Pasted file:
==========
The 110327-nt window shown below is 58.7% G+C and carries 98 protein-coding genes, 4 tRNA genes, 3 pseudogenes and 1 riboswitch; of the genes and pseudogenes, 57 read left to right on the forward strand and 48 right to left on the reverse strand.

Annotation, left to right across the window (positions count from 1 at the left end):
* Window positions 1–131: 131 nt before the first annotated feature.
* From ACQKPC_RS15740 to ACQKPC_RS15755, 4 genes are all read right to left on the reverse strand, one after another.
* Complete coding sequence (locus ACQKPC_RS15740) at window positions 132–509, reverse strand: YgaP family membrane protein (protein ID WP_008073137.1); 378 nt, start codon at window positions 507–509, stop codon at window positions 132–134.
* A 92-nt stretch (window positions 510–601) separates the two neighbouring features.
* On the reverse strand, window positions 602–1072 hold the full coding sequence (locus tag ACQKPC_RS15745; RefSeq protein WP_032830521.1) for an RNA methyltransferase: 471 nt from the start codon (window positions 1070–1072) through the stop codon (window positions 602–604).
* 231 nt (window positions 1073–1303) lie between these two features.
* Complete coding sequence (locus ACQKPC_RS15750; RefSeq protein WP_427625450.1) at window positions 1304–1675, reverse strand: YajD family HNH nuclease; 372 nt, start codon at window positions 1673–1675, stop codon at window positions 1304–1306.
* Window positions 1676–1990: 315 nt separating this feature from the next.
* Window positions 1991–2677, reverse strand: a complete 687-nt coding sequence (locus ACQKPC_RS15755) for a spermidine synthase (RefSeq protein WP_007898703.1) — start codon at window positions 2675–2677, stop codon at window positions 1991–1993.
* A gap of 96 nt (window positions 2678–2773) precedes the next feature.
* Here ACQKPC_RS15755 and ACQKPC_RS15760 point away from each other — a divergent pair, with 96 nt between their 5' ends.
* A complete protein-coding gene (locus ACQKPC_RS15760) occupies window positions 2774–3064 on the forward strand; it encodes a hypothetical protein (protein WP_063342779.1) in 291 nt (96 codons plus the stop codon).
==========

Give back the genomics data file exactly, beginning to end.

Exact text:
The 110327-nt window shown below is 58.7% G+C and carries 98 protein-coding genes, 4 tRNA genes, 3 pseudogenes and 1 riboswitch; of the genes and pseudogenes, 57 read left to right on the forward strand and 48 right to left on the reverse strand.

Annotation, left to right across the window (positions count from 1 at the left end):
* Window positions 1–131: 131 nt before the first annotated feature.
* From ACQKPC_RS15740 to ACQKPC_RS15755, 4 genes are all read right to left on the reverse strand, one after another.
* Complete coding sequence (locus ACQKPC_RS15740) at window positions 132–509, reverse strand: YgaP family membrane protein (protein ID WP_008073137.1); 378 nt, start codon at window positions 507–509, stop codon at window positions 132–134.
* A 92-nt stretch (window positions 510–601) separates the two neighbouring features.
* On the reverse strand, window positions 602–1072 hold the full coding sequence (locus tag ACQKPC_RS15745; RefSeq protein WP_032830521.1) for an RNA methyltransferase: 471 nt from the start codon (window positions 1070–1072) through the stop codon (window positions 602–604).
* 231 nt (window positions 1073–1303) lie between these two features.
* Complete coding sequence (locus ACQKPC_RS15750; RefSeq protein WP_427625450.1) at window positions 1304–1675, reverse strand: YajD family HNH nuclease; 372 nt, start codon at window positions 1673–1675, stop codon at window positions 1304–1306.
* Window positions 1676–1990: 315 nt separating this feature from the next.
* Window positions 1991–2677, reverse strand: a complete 687-nt coding sequence (locus ACQKPC_RS15755) for a spermidine synthase (RefSeq protein WP_007898703.1) — start codon at window positions 2675–2677, stop codon at window positions 1991–1993.
* A gap of 96 nt (window positions 2678–2773) precedes the next feature.
* Here ACQKPC_RS15755 and ACQKPC_RS15760 point away from each other — a divergent pair, with 96 nt between their 5' ends.
* A complete protein-coding gene (locus ACQKPC_RS15760) occupies window positions 2774–3064 on the forward strand; it encodes a hypothetical protein (protein WP_063342779.1) in 291 nt (96 codons plus the stop codon).